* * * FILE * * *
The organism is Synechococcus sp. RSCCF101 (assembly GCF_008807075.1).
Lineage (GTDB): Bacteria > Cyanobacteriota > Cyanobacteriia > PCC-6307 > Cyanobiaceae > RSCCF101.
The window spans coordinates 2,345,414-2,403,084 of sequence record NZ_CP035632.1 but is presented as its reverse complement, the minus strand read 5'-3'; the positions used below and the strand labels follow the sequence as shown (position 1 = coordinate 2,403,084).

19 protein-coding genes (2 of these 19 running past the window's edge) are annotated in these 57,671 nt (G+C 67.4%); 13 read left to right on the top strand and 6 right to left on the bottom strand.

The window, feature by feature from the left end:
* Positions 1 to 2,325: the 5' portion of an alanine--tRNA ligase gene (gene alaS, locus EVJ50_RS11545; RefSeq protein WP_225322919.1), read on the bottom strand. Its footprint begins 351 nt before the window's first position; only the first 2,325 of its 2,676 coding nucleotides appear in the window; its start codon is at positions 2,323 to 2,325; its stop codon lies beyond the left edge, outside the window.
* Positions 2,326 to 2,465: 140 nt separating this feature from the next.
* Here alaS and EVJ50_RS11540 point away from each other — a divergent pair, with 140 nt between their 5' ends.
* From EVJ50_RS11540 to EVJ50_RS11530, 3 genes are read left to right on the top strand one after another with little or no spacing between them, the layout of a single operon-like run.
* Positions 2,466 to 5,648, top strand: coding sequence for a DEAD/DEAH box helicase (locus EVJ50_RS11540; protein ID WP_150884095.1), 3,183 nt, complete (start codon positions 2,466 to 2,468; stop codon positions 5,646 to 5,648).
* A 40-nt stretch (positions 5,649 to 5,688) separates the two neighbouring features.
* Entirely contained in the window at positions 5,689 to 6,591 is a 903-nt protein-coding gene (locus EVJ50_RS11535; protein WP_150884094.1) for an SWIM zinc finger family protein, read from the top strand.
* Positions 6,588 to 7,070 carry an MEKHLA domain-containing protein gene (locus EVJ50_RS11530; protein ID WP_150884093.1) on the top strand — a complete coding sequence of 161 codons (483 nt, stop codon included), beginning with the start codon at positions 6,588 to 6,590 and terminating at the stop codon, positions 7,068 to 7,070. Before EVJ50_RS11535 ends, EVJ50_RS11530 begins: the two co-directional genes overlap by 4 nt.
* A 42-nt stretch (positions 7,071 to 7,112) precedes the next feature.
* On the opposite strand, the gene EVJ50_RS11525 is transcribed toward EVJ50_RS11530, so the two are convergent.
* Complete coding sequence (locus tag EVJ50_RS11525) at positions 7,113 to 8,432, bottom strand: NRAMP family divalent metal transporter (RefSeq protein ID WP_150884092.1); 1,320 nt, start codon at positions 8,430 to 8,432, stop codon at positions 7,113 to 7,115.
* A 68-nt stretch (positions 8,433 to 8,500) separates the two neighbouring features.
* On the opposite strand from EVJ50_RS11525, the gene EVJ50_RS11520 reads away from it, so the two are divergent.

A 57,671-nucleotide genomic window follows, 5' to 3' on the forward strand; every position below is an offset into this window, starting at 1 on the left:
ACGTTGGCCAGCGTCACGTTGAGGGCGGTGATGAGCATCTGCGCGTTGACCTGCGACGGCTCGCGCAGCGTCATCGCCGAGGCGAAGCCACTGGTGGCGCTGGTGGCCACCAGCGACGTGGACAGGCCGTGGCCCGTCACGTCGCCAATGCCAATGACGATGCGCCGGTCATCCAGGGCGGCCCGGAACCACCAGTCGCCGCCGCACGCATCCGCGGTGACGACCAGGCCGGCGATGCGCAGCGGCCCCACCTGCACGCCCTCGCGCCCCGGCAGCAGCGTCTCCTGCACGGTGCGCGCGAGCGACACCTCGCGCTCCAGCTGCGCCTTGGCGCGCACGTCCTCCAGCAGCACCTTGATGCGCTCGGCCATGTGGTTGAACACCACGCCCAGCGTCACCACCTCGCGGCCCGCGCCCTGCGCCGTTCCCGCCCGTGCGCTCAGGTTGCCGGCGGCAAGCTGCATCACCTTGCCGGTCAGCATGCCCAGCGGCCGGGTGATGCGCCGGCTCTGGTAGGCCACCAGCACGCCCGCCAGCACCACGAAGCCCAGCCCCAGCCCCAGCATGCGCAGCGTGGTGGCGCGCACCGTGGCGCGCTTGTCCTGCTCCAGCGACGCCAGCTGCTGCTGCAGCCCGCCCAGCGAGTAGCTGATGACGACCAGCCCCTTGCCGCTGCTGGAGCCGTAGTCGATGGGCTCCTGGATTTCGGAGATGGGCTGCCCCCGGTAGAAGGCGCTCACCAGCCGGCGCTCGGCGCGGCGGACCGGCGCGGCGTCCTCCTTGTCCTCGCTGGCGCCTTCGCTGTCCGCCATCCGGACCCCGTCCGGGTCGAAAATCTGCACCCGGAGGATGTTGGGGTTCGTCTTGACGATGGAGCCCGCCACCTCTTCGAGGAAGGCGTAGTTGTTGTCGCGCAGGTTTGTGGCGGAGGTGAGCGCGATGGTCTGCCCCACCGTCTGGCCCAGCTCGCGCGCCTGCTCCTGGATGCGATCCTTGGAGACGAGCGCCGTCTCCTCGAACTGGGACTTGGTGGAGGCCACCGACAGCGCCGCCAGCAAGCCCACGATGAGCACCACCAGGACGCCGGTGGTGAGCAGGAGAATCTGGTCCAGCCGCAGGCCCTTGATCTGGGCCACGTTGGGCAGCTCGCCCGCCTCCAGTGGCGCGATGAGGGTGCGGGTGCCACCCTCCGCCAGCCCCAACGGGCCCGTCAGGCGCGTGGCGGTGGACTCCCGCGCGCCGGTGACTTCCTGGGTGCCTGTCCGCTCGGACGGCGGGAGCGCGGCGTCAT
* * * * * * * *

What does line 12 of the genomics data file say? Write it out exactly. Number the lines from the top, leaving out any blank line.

* Entirely contained in the window at positions 5,689 to 6,591 is a 903-nt protein-coding gene (locus EVJ50_RS11535; protein WP_150884094.1) for an SWIM zinc finger family protein, read from the top strand.